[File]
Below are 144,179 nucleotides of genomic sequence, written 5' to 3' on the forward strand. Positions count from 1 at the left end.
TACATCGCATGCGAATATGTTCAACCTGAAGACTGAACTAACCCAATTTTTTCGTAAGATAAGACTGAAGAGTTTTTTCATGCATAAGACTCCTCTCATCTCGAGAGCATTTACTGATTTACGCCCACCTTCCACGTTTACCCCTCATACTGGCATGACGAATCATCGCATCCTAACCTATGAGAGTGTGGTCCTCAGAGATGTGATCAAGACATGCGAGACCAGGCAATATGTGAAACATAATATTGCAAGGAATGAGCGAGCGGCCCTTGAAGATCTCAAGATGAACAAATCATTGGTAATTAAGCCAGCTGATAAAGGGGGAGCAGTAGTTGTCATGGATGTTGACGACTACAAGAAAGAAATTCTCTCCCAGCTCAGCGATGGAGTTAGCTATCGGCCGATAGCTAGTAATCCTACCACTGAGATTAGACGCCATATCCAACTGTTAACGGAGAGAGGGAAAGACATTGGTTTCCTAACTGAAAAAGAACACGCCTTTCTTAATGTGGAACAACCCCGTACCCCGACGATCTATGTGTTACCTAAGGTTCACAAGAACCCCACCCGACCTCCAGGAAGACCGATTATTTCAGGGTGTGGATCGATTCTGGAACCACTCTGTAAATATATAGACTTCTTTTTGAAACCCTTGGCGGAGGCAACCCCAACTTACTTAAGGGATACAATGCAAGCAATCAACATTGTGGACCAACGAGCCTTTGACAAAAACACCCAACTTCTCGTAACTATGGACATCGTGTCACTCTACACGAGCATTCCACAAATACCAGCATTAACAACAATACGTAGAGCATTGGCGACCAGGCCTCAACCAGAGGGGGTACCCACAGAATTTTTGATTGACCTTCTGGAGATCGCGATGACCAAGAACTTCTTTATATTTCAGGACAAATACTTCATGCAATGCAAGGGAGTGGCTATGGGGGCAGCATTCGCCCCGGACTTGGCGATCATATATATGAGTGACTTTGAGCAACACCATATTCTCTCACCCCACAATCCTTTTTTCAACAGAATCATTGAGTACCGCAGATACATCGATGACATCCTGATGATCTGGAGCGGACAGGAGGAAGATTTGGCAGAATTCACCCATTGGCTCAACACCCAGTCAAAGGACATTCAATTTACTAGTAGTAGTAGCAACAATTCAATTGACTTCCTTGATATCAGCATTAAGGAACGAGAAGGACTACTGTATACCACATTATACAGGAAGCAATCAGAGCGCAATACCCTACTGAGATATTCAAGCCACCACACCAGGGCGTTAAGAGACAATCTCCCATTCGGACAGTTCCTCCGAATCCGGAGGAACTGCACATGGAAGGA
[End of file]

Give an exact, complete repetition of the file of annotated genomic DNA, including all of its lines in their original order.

Below are 144,179 nucleotides of genomic sequence, written 5' to 3' on the forward strand. Positions count from 1 at the left end.
TACATCGCATGCGAATATGTTCAACCTGAAGACTGAACTAACCCAATTTTTTCGTAAGATAAGACTGAAGAGTTTTTTCATGCATAAGACTCCTCTCATCTCGAGAGCATTTACTGATTTACGCCCACCTTCCACGTTTACCCCTCATACTGGCATGACGAATCATCGCATCCTAACCTATGAGAGTGTGGTCCTCAGAGATGTGATCAAGACATGCGAGACCAGGCAATATGTGAAACATAATATTGCAAGGAATGAGCGAGCGGCCCTTGAAGATCTCAAGATGAACAAATCATTGGTAATTAAGCCAGCTGATAAAGGGGGAGCAGTAGTTGTCATGGATGTTGACGACTACAAGAAAGAAATTCTCTCCCAGCTCAGCGATGGAGTTAGCTATCGGCCGATAGCTAGTAATCCTACCACTGAGATTAGACGCCATATCCAACTGTTAACGGAGAGAGGGAAAGACATTGGTTTCCTAACTGAAAAAGAACACGCCTTTCTTAATGTGGAACAACCCCGTACCCCGACGATCTATGTGTTACCTAAGGTTCACAAGAACCCCACCCGACCTCCAGGAAGACCGATTATTTCAGGGTGTGGATCGATTCTGGAACCACTCTGTAAATATATAGACTTCTTTTTGAAACCCTTGGCGGAGGCAACCCCAACTTACTTAAGGGATACAATGCAAGCAATCAACATTGTGGACCAACGAGCCTTTGACAAAAACACCCAACTTCTCGTAACTATGGACATCGTGTCACTCTACACGAGCATTCCACAAATACCAGCATTAACAACAATACGTAGAGCATTGGCGACCAGGCCTCAACCAGAGGGGGTACCCACAGAATTTTTGATTGACCTTCTGGAGATCGCGATGACCAAGAACTTCTTTATATTTCAGGACAAATACTTCATGCAATGCAAGGGAGTGGCTATGGGGGCAGCATTCGCCCCGGACTTGGCGATCATATATATGAGTGACTTTGAGCAACACCATATTCTCTCACCCCACAATCCTTTTTTCAACAGAATCATTGAGTACCGCAGATACATCGATGACATCCTGATGATCTGGAGCGGACAGGAGGAAGATTTGGCAGAATTCACCCATTGGCTCAACACCCAGTCAAAGGACATTCAATTTACTAGTAGTAGTAGCAACAATTCAATTGACTTCCTTGATATCAGCATTAAGGAACGAGAAGGACTACTGTATACCACATTATACAGGAAGCAATCAGAGCGCAATACCCTACTGAGATATTCAAGCCACCACACCAGGGCGTTAAGAGACAATCTCCCATTCGGACAGTTCCTCCGAATCCGGAGGAACTGCACATGGAAGGA